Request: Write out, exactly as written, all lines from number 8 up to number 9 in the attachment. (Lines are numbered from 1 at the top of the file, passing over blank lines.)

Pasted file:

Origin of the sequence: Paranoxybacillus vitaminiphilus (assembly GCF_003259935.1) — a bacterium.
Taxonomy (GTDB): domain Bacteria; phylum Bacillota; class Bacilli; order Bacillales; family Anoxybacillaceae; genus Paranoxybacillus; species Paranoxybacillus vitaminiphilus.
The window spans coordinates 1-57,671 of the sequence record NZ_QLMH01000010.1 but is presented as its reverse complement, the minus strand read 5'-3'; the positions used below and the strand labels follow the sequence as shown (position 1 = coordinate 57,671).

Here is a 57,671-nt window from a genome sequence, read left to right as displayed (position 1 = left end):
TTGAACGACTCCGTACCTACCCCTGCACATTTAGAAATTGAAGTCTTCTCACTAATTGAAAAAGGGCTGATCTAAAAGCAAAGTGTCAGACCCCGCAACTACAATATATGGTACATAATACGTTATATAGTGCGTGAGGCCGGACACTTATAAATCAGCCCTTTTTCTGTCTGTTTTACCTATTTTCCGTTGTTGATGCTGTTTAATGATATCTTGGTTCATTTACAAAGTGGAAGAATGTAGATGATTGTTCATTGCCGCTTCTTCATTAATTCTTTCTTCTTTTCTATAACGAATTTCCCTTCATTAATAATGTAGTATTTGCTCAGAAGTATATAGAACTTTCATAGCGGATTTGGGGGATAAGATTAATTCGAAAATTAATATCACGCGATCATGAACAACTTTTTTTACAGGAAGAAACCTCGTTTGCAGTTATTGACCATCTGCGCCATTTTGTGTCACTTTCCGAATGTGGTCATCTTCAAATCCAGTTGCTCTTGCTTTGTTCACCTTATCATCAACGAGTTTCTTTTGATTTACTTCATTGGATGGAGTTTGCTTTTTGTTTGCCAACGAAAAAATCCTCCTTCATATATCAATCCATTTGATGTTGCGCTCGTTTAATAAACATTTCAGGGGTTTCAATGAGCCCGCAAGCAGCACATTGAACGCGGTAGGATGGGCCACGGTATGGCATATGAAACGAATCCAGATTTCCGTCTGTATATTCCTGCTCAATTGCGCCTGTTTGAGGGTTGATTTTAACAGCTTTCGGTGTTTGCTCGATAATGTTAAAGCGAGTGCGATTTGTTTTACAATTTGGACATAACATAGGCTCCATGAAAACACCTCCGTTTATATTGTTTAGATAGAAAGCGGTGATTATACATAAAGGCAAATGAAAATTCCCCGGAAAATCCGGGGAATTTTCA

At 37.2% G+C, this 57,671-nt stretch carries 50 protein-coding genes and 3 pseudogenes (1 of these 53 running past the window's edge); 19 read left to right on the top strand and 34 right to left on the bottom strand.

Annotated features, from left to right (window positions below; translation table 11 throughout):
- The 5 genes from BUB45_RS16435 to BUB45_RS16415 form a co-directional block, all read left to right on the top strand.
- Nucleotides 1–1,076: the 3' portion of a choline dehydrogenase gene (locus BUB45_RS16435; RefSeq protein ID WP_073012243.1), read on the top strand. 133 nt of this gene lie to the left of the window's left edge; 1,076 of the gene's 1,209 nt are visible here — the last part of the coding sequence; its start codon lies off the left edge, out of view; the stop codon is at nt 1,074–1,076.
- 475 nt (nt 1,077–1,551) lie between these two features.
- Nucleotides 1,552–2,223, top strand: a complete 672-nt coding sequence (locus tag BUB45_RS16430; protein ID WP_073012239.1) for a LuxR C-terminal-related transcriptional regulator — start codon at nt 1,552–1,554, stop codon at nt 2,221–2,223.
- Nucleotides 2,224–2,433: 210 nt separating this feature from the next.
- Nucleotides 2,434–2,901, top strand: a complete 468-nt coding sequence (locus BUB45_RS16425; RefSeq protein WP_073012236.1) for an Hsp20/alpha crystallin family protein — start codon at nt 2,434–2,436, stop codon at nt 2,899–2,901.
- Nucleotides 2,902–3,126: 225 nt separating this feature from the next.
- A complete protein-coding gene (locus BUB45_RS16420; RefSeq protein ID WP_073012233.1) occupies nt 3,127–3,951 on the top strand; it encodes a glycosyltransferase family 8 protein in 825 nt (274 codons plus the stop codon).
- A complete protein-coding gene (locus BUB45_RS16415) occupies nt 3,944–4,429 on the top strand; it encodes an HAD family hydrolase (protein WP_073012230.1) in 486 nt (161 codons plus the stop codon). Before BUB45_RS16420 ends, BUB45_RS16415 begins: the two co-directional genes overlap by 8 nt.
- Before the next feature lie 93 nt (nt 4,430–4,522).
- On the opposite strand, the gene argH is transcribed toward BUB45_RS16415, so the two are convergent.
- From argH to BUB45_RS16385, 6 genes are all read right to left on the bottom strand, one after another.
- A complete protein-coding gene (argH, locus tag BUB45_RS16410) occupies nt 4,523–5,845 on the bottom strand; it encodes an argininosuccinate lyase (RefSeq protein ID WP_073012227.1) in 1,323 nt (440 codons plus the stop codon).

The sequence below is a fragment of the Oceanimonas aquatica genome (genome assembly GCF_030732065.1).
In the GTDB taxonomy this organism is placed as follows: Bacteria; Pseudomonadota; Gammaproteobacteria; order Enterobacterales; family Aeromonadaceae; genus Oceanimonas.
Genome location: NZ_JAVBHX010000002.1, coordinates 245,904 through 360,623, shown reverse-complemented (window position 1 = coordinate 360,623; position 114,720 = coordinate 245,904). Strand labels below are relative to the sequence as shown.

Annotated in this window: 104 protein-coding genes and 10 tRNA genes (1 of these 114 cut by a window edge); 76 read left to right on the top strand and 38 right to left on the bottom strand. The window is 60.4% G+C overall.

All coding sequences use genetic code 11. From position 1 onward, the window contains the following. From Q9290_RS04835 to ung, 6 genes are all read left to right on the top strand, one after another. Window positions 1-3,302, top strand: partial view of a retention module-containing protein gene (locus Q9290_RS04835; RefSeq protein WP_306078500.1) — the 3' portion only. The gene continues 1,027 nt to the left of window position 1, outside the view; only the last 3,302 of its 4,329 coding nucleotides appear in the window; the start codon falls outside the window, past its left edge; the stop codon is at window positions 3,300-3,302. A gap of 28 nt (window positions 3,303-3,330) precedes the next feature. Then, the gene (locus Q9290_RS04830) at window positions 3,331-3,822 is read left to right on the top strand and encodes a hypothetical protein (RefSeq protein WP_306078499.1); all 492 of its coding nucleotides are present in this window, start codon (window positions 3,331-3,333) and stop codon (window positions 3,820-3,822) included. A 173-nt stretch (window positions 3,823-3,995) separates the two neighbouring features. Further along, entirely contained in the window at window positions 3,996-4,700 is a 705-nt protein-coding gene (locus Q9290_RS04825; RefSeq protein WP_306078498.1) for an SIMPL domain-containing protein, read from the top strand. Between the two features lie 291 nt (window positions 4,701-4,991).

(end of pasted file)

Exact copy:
- The 5 genes from BUB45_RS16435 to BUB45_RS16415 form a co-directional block, all read left to right on the top strand.
- Nucleotides 1–1,076: the 3' portion of a choline dehydrogenase gene (locus BUB45_RS16435; RefSeq protein ID WP_073012243.1), read on the top strand. 133 nt of this gene lie to the left of the window's left edge; 1,076 of the gene's 1,209 nt are visible here — the last part of the coding sequence; its start codon lies off the left edge, out of view; the stop codon is at nt 1,074–1,076.